“Harvard Law School,” Carver said. “That’s consistent with what we were told at the diner and by her neighbors. Other than that, no one seems to know much about her.”
Harry thought back. He and Pam had talked a lot, but she never brought up her past or said much about her son. Harvard Law School? Prestigious. And expensive. “What do you need from me?”
They talked another twenty minutes. They gave Harry the information on Pam’s car which he would get out to his force right away. The big dogs said they would keep him “in the loop.” He offered them the use of his facilities and staff if they needed it.
After they left his office, Harry stood at his window and watched them drive away. He was usually good at judging people. Pam a lawyer’s mistress turned murderer? No wonder she never mentioned a boyfriend. Good thing he hadn’t asked her out. Maybe he wasn’t so good at judging people after all.
Glenda’s voice on the intercom interrupted his thoughts. “Chief, you have a call.”
Harry reached back to his desk and picked up his cordless phone. He liked to stand and walk around when he talked.
“Harry, it’s Pam. What did they tell you about me?”
“You know who. The Dallas cops who just left your office.”
“How did you know they were here about you?” By then, Harry was out of his office and headed for the front door. She knew the Dallas detectives had just left, so she was close by and watching.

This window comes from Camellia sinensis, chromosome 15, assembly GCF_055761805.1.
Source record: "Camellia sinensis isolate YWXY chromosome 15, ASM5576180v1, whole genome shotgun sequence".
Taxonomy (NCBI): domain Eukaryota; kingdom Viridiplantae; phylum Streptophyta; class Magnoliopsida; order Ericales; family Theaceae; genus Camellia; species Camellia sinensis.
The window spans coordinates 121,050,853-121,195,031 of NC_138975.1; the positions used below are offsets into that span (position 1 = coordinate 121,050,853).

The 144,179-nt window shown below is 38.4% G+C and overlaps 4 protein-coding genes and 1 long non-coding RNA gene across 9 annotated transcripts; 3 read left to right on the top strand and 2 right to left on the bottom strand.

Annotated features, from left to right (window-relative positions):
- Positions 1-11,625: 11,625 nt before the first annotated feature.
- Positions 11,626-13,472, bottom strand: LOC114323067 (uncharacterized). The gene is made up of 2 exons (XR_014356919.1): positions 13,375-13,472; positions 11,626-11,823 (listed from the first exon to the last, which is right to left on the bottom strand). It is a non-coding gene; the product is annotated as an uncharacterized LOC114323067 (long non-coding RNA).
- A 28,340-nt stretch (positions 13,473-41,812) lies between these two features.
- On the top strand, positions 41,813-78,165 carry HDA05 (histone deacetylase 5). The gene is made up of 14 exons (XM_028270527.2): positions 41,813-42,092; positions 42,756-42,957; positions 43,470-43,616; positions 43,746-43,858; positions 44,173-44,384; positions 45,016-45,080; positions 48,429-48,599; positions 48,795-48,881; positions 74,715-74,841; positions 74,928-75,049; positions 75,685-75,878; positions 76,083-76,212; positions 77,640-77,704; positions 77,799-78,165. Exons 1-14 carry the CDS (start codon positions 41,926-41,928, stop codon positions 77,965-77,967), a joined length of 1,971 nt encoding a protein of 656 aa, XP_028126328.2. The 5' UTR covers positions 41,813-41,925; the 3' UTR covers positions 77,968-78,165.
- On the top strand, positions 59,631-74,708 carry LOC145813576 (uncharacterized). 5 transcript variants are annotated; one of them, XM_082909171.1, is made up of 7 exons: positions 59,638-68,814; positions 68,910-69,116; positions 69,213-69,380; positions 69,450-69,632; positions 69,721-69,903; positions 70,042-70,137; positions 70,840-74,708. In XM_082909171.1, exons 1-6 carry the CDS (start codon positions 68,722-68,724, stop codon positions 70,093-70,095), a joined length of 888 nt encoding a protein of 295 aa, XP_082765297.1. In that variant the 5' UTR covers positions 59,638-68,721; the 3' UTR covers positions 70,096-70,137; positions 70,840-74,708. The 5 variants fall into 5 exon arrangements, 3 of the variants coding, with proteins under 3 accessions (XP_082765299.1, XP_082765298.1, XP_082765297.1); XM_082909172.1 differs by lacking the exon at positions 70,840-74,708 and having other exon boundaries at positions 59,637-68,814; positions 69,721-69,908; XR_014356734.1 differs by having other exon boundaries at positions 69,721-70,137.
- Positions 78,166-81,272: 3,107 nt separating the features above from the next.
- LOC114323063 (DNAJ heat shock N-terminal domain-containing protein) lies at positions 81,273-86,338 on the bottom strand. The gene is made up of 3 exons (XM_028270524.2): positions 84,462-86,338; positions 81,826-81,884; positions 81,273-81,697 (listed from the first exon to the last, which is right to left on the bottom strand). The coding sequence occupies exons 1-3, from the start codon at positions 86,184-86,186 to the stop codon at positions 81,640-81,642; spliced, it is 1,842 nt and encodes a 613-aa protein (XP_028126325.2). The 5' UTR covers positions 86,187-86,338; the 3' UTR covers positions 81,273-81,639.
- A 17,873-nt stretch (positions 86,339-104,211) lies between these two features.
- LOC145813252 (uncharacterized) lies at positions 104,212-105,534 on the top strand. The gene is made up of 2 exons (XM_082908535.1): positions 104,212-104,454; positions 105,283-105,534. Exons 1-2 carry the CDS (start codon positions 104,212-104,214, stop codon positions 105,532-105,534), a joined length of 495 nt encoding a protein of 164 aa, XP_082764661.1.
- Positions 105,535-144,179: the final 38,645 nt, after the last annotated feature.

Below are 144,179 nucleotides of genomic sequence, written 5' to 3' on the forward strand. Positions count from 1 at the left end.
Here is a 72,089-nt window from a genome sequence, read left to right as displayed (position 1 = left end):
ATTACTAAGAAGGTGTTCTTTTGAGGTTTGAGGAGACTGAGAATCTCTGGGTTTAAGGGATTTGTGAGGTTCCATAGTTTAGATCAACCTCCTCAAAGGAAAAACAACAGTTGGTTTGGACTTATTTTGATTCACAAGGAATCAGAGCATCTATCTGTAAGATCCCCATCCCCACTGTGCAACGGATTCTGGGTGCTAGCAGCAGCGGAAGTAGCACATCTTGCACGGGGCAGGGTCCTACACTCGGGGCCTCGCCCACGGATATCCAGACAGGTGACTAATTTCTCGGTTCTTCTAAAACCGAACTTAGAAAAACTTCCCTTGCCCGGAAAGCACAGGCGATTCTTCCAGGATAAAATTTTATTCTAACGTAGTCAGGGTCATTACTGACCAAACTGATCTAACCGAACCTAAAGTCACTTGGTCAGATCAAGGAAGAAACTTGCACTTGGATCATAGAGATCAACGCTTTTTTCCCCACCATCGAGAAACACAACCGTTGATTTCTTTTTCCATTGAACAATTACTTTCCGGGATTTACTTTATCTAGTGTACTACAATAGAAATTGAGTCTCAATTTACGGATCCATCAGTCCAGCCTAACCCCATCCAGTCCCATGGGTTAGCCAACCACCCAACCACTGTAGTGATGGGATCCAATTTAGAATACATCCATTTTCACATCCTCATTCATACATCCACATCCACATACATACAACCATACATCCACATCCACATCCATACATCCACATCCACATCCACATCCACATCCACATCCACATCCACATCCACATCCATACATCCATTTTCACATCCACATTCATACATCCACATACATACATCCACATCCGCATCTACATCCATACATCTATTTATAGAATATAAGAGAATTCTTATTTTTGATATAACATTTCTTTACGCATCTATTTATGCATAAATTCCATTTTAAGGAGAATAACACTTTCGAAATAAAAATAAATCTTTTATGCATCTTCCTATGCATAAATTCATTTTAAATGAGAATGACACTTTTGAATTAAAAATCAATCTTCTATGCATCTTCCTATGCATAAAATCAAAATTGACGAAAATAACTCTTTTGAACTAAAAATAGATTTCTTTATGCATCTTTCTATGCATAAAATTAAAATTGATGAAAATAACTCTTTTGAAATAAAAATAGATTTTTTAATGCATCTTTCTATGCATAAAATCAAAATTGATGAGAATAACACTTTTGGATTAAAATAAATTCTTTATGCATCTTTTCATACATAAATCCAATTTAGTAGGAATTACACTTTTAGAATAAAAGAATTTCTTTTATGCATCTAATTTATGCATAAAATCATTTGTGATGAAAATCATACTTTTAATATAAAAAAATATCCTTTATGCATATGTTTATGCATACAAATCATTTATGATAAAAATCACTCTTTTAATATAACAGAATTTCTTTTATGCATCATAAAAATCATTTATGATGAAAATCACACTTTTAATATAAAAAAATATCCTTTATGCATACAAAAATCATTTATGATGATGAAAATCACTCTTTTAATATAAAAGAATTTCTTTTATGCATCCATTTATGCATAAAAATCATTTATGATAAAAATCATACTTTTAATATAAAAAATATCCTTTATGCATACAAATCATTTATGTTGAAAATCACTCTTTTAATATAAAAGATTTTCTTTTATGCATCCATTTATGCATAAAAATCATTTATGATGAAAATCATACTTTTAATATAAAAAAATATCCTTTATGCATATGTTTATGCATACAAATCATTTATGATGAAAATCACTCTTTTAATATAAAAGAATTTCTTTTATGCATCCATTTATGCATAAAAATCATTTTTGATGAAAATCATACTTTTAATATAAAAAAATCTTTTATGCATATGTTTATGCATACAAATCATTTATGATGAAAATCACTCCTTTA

“I was on my way to work when a neighbor called me on my cell and told me they were at her house asking about me. It was the fingerprints, wasn’t it? I was afraid this might happen, but I needed that job and took a chance.”
“Pam, you have to come in.” Harry trotted past Glenda’s desk and her surprised expression.
“I can’t do that.”
Harry opened the front door of the station house and stepped outside. He scanned right, then left and spotted her gray Honda halfway down the block on the other side of the street.
“Listen to me, Pam. You’re a suspect in a murder case. You have to come in and deal with it.” He saw her behind the wheel, a cell phone to her ear. He walked in her direction, staying in the shade close to the building.
“I didn’t kill him.”
“If you’re innocent, you have no reason not to come in.”